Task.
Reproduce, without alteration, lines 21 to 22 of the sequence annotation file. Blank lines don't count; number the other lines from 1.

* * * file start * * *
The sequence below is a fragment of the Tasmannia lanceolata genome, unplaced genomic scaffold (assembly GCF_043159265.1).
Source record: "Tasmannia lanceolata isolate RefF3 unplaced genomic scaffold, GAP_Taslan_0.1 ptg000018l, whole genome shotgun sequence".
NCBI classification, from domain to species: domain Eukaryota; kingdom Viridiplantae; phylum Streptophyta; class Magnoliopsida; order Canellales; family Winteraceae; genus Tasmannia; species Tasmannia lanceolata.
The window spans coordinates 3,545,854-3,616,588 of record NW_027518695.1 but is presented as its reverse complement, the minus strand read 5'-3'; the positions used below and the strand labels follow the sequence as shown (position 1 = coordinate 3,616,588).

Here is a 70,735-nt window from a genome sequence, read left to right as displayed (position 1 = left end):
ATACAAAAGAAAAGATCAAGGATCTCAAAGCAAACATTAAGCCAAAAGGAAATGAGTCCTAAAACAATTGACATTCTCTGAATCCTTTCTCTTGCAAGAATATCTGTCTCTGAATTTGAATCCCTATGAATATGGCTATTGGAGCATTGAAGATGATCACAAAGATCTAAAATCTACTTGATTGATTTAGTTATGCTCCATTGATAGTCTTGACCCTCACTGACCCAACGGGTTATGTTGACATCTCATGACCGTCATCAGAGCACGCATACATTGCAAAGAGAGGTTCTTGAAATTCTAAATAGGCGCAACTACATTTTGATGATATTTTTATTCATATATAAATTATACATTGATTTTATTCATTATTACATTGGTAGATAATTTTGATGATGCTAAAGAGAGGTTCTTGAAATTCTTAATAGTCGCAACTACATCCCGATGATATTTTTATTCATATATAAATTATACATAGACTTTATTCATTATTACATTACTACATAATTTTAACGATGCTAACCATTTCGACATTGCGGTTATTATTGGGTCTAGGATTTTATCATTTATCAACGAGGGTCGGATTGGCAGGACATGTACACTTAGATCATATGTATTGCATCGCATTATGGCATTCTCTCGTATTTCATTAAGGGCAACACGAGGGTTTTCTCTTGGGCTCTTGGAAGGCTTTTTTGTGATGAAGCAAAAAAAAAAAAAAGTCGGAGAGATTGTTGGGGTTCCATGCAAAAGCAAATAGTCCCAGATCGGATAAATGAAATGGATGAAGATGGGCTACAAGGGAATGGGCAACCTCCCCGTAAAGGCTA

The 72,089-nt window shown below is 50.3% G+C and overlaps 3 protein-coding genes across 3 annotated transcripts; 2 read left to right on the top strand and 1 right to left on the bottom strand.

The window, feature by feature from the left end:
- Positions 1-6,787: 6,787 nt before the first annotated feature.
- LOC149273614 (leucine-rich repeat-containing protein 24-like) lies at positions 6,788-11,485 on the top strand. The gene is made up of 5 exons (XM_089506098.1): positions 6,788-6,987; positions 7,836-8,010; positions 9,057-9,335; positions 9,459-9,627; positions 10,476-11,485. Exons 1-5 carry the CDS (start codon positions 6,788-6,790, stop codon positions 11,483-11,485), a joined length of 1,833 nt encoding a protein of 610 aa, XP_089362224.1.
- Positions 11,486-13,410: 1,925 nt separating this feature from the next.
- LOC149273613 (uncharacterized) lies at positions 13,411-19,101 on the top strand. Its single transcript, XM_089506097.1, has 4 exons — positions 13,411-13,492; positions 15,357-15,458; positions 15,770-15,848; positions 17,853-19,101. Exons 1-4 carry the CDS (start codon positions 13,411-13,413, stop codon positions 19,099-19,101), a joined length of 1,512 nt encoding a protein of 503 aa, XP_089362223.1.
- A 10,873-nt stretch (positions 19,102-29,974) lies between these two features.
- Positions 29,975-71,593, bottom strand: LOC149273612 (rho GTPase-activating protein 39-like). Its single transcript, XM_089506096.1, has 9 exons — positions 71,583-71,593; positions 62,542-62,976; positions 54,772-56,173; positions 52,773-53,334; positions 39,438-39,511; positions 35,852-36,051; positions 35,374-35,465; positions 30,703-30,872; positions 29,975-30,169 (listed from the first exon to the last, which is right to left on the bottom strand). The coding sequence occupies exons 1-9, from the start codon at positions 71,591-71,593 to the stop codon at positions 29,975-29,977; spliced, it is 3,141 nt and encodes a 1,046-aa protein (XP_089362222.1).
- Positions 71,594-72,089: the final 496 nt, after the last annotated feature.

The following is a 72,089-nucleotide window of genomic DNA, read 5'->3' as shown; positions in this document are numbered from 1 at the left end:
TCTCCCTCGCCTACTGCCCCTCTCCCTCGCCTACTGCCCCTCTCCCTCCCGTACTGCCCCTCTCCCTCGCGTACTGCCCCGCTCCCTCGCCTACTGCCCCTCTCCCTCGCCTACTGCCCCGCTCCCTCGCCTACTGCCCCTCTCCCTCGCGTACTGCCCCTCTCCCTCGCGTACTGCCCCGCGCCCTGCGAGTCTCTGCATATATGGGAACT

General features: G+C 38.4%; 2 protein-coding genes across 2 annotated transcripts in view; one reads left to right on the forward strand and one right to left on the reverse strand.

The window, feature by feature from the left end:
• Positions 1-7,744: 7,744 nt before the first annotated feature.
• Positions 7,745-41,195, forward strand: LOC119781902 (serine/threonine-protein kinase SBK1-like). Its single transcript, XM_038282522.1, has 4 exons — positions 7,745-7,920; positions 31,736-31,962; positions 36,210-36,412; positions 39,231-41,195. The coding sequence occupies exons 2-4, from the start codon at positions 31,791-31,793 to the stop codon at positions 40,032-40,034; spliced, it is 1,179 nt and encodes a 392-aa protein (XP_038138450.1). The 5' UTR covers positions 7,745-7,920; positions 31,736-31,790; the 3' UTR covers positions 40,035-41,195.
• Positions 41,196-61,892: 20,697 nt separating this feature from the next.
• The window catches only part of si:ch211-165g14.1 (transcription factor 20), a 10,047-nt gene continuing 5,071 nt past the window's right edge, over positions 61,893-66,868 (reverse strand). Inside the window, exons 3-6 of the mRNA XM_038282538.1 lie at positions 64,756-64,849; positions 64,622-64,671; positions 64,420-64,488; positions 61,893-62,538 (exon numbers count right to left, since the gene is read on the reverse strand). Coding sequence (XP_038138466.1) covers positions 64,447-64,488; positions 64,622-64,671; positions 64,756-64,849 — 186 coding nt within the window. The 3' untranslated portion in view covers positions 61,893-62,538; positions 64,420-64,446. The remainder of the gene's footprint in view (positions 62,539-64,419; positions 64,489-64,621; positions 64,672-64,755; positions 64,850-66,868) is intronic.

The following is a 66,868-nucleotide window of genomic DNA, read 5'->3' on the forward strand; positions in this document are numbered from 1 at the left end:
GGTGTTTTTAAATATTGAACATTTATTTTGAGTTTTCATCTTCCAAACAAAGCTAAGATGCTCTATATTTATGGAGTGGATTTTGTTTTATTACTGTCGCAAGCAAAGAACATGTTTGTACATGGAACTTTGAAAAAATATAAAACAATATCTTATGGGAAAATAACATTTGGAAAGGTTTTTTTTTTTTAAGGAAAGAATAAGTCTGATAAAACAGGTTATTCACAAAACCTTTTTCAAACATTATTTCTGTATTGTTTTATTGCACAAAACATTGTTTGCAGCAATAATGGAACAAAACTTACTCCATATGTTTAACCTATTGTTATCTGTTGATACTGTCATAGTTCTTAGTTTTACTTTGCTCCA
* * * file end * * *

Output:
• Positions 7,745-41,195, forward strand: LOC119781902 (serine/threonine-protein kinase SBK1-like). Its single transcript, XM_038282522.1, has 4 exons — positions 7,745-7,920; positions 31,736-31,962; positions 36,210-36,412; positions 39,231-41,195. The coding sequence occupies exons 2-4, from the start codon at positions 31,791-31,793 to the stop codon at positions 40,032-40,034; spliced, it is 1,179 nt and encodes a 392-aa protein (XP_038138450.1). The 5' UTR covers positions 7,745-7,920; positions 31,736-31,790; the 3' UTR covers positions 40,035-41,195.
• Positions 41,196-61,892: 20,697 nt separating this feature from the next.